Knize and Charvet
Along with Charvet at Place Vendôme in Paris Knize in Vienna is arguably the most renowned sartorial outfitter today. I’m not sure how well its business model fits modern consumer habits but in terms of old-wordly European brand power the shop is a giant.
The visionary Adolf Loos
Partly, this is due to Adolf Loos, philosopher and architect of the modern. Adolf Loss designed the store’s distinctive smooth storefront and shop interior around 1910.
“In a well-run gentleman’s outfitters one can expect to be able to choose an item completely at random and not end up with something not in good taste, i.e. not correct,” Adolf Loos wrote. Surely, he saw Knize as an example of that vision.
Adolf Loos was very fond of the British culture. He liked the lack of sentimentality and the wool clothing.
“When the English set it upon themselves to rule the world, they freed themselves from the imitation of silly costumes that they had been condemned to by other nations, and imposed the primeval dress around the globe,” Adolf Loos wrote referring to the English wool suit.
Adolf Loos designed Knize’s shops in Karlsbad (1921), Berlin (1924) and in Paris (1928) as well.
Knize was a firstmover in more ways, when it came to building a name. Besides an innovative shop design they also launched signature accessories like their perfume Knize Ten that came out in 1924. The perfume is still well-known today.
In regard to fine accessories the celebrated men’s outfitter also makes their own ties. Interestingly, they use silk for interlining instead of wool, linen or polyester. (Yes, a piece of polyester interlining is common in fine neckties today).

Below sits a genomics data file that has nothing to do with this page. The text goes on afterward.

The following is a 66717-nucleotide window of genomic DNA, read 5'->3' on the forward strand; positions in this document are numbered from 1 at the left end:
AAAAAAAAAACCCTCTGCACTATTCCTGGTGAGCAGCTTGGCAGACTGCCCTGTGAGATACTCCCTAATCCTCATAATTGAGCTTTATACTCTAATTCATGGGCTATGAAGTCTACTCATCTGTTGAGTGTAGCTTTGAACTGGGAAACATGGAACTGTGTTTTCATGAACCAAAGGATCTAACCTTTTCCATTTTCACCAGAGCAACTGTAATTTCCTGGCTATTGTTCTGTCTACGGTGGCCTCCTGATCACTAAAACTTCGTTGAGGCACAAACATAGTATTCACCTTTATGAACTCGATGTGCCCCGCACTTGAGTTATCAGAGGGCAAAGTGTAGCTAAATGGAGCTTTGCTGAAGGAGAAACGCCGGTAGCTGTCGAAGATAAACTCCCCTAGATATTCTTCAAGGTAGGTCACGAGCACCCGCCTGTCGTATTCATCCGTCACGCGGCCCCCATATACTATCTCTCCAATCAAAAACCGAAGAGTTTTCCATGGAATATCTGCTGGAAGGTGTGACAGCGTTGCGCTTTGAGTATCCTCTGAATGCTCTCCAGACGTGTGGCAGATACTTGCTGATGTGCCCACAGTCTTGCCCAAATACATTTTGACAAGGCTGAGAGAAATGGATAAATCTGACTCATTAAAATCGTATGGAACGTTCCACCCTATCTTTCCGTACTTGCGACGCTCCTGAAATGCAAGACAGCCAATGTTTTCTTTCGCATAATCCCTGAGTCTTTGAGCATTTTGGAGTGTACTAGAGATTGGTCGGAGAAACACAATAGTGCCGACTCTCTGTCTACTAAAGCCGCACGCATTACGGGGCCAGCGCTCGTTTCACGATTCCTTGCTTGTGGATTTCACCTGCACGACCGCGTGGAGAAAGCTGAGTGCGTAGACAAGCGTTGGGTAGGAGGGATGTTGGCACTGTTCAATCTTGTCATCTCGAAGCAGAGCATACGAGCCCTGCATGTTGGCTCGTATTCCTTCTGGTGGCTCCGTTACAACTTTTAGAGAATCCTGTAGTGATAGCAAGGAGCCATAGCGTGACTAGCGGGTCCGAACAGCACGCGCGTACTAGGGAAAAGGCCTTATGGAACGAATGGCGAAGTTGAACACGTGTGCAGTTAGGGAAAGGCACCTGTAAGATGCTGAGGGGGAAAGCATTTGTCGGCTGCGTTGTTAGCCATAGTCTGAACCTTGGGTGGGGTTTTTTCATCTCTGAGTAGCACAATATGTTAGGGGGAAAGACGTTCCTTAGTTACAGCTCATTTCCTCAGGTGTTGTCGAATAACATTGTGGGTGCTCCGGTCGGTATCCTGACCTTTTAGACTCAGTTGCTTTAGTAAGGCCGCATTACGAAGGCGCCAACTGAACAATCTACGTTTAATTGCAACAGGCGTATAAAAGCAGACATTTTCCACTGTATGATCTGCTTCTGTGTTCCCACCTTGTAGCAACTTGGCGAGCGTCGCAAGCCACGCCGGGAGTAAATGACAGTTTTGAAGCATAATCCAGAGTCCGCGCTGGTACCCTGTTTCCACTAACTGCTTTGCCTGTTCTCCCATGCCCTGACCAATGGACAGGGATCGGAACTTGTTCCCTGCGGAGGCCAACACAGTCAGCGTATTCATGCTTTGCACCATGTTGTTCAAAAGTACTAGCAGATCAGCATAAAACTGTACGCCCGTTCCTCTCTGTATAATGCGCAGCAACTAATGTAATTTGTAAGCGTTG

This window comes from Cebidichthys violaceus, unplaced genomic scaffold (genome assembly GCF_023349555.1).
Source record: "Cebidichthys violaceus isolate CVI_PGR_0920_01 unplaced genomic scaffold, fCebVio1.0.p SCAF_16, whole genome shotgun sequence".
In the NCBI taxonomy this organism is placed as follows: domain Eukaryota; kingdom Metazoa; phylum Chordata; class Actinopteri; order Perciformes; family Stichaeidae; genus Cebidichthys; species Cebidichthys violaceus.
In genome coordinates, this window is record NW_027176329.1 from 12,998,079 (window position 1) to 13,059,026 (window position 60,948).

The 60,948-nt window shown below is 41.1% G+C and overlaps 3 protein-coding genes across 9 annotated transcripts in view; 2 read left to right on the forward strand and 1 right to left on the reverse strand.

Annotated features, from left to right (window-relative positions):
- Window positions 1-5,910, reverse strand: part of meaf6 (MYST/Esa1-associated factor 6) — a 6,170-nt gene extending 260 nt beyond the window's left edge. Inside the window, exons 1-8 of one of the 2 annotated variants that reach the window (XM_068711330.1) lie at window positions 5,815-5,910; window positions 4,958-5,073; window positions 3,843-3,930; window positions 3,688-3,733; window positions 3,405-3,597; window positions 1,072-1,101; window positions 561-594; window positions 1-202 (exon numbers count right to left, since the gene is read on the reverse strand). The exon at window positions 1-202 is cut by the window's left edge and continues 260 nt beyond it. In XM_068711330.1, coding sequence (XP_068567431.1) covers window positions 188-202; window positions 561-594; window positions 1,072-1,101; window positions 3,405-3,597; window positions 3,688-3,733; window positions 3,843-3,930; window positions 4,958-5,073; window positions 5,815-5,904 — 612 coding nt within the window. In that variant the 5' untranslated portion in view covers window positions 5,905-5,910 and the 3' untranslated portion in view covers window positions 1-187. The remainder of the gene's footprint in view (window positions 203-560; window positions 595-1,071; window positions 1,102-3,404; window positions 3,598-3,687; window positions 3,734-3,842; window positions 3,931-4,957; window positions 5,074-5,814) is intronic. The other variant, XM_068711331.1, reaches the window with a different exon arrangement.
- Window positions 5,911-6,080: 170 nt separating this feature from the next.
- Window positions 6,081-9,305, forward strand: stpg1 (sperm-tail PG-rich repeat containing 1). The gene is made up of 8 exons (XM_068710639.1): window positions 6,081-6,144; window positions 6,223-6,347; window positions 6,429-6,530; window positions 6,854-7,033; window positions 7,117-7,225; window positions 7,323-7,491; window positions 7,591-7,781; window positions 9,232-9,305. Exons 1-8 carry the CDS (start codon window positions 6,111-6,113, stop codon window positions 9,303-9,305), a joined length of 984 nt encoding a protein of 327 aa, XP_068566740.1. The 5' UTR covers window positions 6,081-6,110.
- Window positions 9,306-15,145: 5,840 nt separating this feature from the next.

The founding Kňize
Josef Kňize, a czech tailor started Knize in 1858. Since then the business has had more owners. The Wolff family entered in the 1930s, and after fleeing Austria they opened a Knize shop in New York City at 56th street in 1941.
In 1976 Rudolf Niedersüß, a tailor at the company since 1956, took over the business. He focused actvities, and offshoots in New York and Paris were closed. Today Knize only has one shop outside Vienna. It is a ready-to-wear store in Prag.
Rudolf Niedersüß’ son, Bernhard Niedersüß, runs nearby Niedersuesz, an old tailor shop, which now is more of an exclusive made-to-measure service.
At the moment the famed outfitter doesn’t take in new customers for their bespoke suits. They don’t have the capacity, that is, they cannot find the skills, Mr Niedersüß told me.
So you do not have to consider, if you will spend 8.000 euro, the current cost of a bespoke two-piece suit at the venerable outfitter.
Photography: Sartorial Notes